Instructors and students with the Pago Pago International Airport’s quick-response, search-and-rescue-style Sea-Doo watercraft with Liquid Shredder inflatable rescue boards. (Photo courtesy of the author.)

1 Instructors and students with the Pago Pago International Airport’s quick-response, search-and-rescue-style Sea-Doo watercraft with Liquid Shredder inflatable rescue boards. (Photo courtesy of the author.)


Personal water craft—motorcycle type water craft—seemed to be on the forefront of the department’s mind. As firefighters, who wouldn’t want big new quick-response, search-and-rescue-style Sea-Doo products for their arsenal? The real question was: Are these the right vehicles given the unique “circumstances” here on this South Pacific island? The answer is most definitely yes; however, we quickly determined that these small “rescue rocket ships” could not/cannot operate in these waters and reefs alone. In addition to the 1,500-cc search and rescue Sea Doos, it was determined that a shallow water deck boat, also known as a “skimmer boat,” would be needed to support the intended operations of the PPG ARFF water rescue team. For those unfamiliar, a skimmer boat is a wide-deck, flat-bottomed, outboard jet-motor-propelled craft that only draws 12 to 18 inches of water. Here, a craft like this is essential for use as a patient or recovery shuttle and on-water command platform that allows the Sea Doos to continue on with search and rescue activities. For this craft, the ARFF folks chose a 2056 Rescue Skimmer Boat by Miracle Marine in Michigan. This craft arrived on the island complete with a 90-horsepower Suzuki jet outboard motor.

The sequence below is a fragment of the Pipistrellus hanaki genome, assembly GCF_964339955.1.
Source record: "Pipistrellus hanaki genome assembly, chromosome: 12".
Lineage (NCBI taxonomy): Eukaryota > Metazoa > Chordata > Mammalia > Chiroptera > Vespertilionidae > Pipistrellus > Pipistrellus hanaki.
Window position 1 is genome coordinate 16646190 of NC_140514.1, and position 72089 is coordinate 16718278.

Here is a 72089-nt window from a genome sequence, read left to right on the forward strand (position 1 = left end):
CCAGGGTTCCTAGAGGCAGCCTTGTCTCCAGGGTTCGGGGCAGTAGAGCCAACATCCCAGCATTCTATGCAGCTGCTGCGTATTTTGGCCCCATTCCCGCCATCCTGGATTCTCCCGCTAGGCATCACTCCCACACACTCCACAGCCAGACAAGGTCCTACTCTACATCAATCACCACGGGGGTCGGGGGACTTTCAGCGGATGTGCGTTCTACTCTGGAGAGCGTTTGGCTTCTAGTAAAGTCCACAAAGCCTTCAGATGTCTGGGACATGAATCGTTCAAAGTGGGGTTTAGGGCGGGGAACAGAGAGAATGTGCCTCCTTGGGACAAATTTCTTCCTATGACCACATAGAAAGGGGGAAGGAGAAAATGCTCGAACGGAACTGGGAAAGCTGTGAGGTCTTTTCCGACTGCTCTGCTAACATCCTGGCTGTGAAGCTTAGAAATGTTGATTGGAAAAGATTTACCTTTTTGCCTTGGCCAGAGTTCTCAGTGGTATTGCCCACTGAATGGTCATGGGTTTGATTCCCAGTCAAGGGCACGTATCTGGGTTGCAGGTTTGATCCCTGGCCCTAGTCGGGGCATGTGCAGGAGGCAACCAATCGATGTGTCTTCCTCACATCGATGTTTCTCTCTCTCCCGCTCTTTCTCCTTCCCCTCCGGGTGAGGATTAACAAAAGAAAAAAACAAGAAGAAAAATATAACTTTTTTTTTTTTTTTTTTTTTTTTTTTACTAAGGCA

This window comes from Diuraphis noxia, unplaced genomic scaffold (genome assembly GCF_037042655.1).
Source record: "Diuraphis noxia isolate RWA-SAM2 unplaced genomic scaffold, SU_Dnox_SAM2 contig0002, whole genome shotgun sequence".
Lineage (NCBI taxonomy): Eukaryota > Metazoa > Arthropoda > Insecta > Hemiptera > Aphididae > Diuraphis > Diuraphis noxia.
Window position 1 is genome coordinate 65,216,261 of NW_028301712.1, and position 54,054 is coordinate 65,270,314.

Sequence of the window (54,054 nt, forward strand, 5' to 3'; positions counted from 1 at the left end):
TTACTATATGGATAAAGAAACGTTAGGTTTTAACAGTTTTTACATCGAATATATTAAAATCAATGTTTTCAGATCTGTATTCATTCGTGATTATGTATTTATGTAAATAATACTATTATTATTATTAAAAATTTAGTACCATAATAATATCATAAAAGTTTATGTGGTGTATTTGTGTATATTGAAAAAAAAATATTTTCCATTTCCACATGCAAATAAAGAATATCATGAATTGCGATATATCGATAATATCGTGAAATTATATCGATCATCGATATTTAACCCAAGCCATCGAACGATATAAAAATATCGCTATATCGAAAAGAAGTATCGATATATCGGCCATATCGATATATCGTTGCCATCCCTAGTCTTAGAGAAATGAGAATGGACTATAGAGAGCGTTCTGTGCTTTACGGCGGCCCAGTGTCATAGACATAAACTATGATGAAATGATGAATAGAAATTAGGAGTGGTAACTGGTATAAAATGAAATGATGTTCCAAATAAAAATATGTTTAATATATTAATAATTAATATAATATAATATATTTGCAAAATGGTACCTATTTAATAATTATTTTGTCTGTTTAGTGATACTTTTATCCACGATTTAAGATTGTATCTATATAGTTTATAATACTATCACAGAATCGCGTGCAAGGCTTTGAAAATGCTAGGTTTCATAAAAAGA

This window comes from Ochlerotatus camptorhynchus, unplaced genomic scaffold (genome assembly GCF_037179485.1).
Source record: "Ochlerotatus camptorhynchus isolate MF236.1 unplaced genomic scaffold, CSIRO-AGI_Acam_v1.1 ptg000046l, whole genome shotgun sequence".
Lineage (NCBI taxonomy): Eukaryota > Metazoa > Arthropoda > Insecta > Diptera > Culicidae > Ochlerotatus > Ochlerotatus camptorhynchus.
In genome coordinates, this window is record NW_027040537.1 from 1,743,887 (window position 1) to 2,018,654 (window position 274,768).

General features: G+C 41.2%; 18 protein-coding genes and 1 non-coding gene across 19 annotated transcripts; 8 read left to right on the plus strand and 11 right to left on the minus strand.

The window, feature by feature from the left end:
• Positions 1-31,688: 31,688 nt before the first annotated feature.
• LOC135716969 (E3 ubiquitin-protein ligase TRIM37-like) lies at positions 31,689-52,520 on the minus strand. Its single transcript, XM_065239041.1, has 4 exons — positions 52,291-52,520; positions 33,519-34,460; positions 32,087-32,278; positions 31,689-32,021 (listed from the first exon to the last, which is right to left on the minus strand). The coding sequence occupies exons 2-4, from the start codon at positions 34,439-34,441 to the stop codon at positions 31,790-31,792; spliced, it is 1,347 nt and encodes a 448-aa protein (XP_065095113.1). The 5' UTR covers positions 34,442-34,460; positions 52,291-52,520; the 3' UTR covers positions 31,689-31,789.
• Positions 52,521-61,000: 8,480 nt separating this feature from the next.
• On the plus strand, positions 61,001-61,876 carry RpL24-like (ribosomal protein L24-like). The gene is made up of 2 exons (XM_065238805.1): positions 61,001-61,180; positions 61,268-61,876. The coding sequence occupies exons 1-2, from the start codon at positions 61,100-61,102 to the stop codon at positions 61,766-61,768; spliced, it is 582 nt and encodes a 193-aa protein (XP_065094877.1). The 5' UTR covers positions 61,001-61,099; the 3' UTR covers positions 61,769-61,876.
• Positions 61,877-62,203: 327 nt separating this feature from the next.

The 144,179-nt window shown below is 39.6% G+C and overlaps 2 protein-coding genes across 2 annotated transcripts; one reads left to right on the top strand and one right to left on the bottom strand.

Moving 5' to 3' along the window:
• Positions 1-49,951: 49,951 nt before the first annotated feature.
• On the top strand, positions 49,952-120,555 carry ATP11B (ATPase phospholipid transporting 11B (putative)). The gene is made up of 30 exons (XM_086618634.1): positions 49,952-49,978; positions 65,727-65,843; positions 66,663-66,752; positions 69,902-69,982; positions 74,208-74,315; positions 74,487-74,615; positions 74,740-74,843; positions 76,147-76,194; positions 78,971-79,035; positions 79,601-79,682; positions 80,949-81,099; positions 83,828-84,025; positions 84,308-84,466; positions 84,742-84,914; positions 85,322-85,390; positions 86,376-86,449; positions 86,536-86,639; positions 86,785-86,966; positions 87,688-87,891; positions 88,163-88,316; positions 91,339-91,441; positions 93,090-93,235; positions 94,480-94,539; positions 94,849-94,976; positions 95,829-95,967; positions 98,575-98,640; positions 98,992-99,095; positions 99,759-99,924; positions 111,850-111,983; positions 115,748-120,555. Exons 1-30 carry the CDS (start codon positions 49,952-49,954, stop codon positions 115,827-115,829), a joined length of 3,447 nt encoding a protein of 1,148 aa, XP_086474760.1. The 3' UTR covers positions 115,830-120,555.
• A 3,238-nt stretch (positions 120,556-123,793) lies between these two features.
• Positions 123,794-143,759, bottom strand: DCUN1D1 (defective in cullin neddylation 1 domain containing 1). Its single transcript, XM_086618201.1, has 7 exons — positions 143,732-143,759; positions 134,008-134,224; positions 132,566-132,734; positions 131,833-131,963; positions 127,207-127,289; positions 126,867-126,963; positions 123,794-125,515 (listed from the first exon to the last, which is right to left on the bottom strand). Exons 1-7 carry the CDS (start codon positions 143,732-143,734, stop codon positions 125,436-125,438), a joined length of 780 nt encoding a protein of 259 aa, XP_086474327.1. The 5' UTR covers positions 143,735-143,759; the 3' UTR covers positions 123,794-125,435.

Having piloted river and ocean water rescue craft for more years than I care to divulge, I must admit that I was a bit skeptical of the craft choices at first. At the time of this writing, I logged more than 30 hours with these boats on this island, and I have nothing but high praise for the combination. The Sea Doo machines are powerful, fast, and nimble over the reefs and yet stable in outside open water. With the addition of Liquid Shredder inflatable rescue boards, these machines have what it takes for the mission at hand. The honest truth is that I’d love to have a couple of these same machines for my swift whitewater (Salmon River) rescue team at home in Idaho! The Sea Doos work well for initial victim access and size-up, while the 20-foot rescue skimmer provides an intermediate working deck craft that can haul personal flotation devices (PFDs) and personnel to the scene as well as provide shallow water and beaching capabilities in addition to the forward deck being used to transport rescue and recovery victims. It is also a great working boat to deploy our rescue swimmers from. The skimmer boat does have limitations in rough surf or open waters, but it isn’t really designed for open water (ocean) or surf rescue. We are utilizing this versatile deck boat to shuttle personnel and victims to and from other deep water rescue boats as well as directly to shore.